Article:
About the Author:
Ananya Sen Gupta MS and PhD in Electrical Engineering from the University of Illinois at Urbana-Champaign, spent sometime in the software industry (Microsoft), and recently joined the faculty at University of Iowa, Department of Electrical and Computer Engineering. Her active research interests involve signal processing challenges commonly encountered in complex environments, with particular focus on fingerprinting and sparse optimization across a variety of applications. Ananya is a second year mentor for Technovation and shares some thoughts with her mentorship experience with us.
On Technovation Mentorship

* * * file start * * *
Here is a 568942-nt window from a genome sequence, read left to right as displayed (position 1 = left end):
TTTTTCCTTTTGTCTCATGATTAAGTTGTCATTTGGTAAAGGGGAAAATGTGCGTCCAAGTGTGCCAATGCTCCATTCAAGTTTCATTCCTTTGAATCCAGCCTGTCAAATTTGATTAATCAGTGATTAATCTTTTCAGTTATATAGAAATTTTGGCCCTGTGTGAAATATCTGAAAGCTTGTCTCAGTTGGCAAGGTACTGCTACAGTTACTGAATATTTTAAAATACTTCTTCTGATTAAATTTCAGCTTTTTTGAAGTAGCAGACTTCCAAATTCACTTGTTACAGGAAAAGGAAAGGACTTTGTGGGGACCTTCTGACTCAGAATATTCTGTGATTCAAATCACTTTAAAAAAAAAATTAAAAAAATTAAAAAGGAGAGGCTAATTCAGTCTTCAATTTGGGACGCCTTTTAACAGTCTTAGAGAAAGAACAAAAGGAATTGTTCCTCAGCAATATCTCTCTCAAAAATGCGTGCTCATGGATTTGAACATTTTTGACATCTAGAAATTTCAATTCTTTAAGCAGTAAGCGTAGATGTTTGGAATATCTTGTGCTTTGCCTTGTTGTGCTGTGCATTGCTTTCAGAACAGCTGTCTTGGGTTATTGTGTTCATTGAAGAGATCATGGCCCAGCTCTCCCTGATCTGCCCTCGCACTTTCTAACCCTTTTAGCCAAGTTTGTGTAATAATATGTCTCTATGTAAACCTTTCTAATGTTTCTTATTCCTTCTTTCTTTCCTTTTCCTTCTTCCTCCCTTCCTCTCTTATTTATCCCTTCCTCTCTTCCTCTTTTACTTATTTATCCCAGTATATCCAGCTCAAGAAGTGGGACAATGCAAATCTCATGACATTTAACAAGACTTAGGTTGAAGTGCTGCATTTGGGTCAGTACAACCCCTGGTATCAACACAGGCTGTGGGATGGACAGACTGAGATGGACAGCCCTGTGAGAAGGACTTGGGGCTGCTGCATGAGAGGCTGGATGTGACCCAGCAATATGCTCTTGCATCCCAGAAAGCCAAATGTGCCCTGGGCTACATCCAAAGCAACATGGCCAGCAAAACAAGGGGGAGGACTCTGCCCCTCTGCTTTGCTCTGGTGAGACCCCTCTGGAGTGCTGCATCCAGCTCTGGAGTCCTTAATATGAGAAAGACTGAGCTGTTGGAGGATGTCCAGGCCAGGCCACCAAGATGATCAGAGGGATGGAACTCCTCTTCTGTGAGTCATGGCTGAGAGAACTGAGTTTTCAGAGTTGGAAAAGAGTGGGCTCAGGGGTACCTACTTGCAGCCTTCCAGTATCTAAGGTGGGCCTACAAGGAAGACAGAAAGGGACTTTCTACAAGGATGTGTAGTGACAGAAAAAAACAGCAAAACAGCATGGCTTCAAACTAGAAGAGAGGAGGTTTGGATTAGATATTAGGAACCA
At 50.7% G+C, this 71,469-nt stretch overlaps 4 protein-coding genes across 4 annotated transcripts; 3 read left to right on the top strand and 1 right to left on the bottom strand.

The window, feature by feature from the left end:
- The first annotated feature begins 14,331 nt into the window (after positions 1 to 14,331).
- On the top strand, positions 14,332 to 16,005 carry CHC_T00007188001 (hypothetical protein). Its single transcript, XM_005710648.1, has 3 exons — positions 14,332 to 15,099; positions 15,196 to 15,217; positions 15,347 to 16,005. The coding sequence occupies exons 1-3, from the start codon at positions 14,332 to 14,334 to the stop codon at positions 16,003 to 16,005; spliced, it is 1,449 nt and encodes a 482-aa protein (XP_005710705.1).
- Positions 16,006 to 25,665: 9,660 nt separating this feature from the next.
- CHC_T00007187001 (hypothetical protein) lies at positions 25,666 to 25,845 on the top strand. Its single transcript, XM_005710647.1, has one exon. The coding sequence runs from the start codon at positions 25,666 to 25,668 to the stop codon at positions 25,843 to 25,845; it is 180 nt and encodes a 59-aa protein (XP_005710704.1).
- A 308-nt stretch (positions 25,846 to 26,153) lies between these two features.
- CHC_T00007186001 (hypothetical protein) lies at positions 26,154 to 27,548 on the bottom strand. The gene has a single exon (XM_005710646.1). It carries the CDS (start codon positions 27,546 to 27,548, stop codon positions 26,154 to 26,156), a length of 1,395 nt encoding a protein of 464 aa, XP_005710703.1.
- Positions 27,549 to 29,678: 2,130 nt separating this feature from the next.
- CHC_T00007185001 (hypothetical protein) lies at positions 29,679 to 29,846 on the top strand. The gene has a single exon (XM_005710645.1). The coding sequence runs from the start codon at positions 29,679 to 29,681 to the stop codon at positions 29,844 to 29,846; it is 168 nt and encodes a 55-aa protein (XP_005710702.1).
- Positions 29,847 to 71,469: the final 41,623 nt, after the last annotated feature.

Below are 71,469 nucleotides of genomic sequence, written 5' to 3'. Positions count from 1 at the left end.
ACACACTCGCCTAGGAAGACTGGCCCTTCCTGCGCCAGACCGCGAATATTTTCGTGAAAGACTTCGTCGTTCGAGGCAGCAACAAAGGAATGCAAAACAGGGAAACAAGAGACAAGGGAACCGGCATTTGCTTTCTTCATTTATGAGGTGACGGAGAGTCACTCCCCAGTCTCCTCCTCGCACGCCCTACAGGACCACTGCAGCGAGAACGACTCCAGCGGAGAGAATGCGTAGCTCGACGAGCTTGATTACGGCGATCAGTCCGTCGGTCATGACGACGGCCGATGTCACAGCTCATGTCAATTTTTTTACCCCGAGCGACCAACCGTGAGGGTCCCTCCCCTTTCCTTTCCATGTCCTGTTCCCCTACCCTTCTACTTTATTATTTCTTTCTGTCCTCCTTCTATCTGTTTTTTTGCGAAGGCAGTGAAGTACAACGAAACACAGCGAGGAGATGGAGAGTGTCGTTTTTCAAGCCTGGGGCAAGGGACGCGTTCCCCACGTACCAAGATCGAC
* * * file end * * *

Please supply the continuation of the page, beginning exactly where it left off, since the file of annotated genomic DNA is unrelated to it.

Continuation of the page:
I heard about Technovation through my husband from one of his contacts, and that got the ball rolling. When I signed up, I mostly wished to do something for outreach, to help young women reach their full potential in science and engineering. But honestly, I was not sure what role I would really play as a mentor and what it would mean for me. Two years later, after participating in two Technovation Challenges, I am not only deeply involved with the Technovation community, the mentoring experience has helped me to grow as a professional, deepened my commitment to science outreach, and challenged my assumptions on what kids today can achieve with their hard work and creativity.